My dad texted me his motto for the week, “Let light triumph over darkness. Be sure what light is before you engage.”
Despite coming from a borderline atheist household, my family still acknowledges certain religious holidays, such as Diwali. In one simple text, my dad described the significance of the Indian holiday that can be applied to all human life.
For those who are hearing about this festival for the first time, Diwali is commonly known as the “Festival of Lights.” The word itself is a contraction of “Deepavali,” which translates into “row of lamps.”
During the celebration, ornately decorated diyas (a type of candle made from clay with a cotton wick dipped in ghee or vegetable oil) are lit. In India, the streets are filled with bright, vibrant colors from flowers and the female’s clothing. Beautiful prayers are sung out loud, firecrackers explode in the air and families bring out their most delicious Indian treats to eat on this momentous occasion.
Diwali is a national holiday in India, Nepal, Sri Lanka, Myanmar, Mauritius, Guyana, Trinidad and Tobago, Surinam, Malaysia, Singapore and Fiji. Since my dad is from Trinidad, and my mom is from India, and my family as a whole is fundamentally religion-less, celebrating Diwali at the Maharaj’s is quite different than a typical celebration. We focus a bit more on the food component (naturally) by eating delicious “Trindian” food such as baigan (mashed eggplant), tomato choka, dal (mashed lentils), channa (garbanzo beans), accompanied by roti (think fluffy tortillas) and wine, of course.
My grandma, mom, sister and I dressed in traditional Indian attire. My mom wore a deep red kurti (a long blouse), while my sister and I sported a type of salwar kameez that included a long, decorated blouse with colorful pants and a chunni, or scarf.
So why learn more about a holiday you may never celebrate or hear of again? Believe it or not, Diwali is applicable to your life. Regardless of your religion or ethnicity, you can learn a great deal from the holiday’s meaning.
The clay diyas are lit to signify the victory of good over evil. This triumph refers to possessing higher knowledge (or light) ousting all ignorance that basically blinds us from reality. In turn, the awakening brings about anand, or joy and peace. In simple terms, Diwali is analogous to birthdays. We celebrate our day of birth and blow out birthday candles, and on Diwali, people celebrate the birth of the inner light and light diyas.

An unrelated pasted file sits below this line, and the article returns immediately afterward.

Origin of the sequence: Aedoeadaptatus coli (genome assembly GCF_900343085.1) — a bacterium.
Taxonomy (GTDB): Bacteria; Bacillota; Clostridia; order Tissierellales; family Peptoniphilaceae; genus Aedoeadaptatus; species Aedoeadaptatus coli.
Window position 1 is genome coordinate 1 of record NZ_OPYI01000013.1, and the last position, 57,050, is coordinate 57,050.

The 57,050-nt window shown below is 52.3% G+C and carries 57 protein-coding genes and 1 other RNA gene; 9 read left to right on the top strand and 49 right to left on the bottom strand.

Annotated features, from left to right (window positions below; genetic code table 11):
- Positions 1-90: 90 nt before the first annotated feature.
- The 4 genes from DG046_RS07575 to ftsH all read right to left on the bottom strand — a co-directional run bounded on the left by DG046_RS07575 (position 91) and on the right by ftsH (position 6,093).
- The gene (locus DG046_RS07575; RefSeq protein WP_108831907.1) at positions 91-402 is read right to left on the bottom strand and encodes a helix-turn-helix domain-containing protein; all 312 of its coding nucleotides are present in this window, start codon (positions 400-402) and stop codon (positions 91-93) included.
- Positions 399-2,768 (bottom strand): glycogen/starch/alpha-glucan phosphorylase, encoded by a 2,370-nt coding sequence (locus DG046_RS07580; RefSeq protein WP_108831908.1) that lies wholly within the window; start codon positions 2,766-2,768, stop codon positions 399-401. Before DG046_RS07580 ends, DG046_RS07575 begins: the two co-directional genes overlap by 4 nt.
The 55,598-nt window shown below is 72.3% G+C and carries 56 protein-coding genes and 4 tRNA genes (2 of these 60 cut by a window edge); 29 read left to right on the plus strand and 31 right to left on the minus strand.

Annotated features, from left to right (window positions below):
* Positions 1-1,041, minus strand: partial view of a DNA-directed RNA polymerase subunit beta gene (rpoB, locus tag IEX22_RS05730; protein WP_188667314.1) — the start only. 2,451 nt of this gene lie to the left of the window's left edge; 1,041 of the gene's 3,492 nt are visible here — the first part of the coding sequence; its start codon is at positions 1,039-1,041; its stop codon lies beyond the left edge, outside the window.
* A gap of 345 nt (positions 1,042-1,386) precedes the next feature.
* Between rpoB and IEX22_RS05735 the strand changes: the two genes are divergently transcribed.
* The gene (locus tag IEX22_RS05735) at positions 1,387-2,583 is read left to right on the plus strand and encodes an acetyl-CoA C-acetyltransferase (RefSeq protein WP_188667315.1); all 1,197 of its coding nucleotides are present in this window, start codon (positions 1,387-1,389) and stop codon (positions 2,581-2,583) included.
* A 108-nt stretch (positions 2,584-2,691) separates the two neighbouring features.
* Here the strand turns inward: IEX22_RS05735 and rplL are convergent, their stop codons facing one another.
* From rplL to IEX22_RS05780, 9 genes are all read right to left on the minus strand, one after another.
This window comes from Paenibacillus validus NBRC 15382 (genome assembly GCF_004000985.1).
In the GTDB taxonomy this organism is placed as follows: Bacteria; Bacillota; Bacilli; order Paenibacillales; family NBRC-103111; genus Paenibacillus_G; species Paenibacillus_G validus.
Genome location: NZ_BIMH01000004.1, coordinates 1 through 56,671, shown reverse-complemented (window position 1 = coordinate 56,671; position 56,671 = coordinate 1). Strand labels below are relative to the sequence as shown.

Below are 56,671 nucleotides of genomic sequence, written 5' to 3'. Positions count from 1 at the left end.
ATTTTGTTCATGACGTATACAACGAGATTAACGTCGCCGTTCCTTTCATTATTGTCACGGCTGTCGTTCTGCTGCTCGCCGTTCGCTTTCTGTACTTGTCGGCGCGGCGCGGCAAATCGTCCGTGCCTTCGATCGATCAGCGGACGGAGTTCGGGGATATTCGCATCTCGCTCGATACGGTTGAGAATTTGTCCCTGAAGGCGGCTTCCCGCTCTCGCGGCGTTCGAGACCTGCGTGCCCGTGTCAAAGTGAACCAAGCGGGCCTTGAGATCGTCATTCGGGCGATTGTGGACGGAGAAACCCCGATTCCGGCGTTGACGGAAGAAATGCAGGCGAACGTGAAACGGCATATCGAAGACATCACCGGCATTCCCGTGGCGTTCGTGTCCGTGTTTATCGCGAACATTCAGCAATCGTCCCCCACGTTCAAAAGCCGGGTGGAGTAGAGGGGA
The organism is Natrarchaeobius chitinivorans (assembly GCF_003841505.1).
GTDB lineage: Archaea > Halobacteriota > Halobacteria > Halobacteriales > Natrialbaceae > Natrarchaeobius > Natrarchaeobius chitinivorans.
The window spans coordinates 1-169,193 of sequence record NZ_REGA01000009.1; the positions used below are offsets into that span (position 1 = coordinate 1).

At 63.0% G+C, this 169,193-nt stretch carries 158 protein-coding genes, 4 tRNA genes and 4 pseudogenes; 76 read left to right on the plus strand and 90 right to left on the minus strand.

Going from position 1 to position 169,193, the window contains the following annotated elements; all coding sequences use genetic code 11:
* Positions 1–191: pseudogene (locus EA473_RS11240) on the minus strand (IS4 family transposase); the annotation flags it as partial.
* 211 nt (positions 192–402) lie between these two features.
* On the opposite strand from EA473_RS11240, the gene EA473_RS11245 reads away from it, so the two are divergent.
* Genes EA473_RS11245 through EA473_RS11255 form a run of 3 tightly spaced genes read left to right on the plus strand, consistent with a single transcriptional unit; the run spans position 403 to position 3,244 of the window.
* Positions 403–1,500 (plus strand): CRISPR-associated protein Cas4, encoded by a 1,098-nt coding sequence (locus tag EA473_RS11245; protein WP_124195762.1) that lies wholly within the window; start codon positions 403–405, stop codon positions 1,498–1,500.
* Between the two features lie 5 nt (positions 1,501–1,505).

Those who celebrate Diwali aren’t the only people who possess this inner light. You do too. My understanding of this light is that it’s an abstract awareness of our “good” actions (you’ll probably never find a simpler definition than this). In my dad’s text, I felt that he was saying to let this light take over the darkness, or the “bad,” in life. However, it’s important to be able to distinguish what the light really is. When you differentiate the light from the dark, or the good from the bad, you’re capable of being at peace.
I’ve come to find that part of my inner light comes from helping others. In any way I can guide someone in a direction that will better her/himself, I do so, and this guidance brings forth happiness in my life.
This introspective light comes in many forms though, and it’s in us all. I’ve never been much of a spiritualist, and philosophy is far from my forte, but I believe that if we can focus on that inner light, the world will be a better place.
Happy Diwali, everyone!
Geena Maharaj can be reached at firstname.lastname@example.org.
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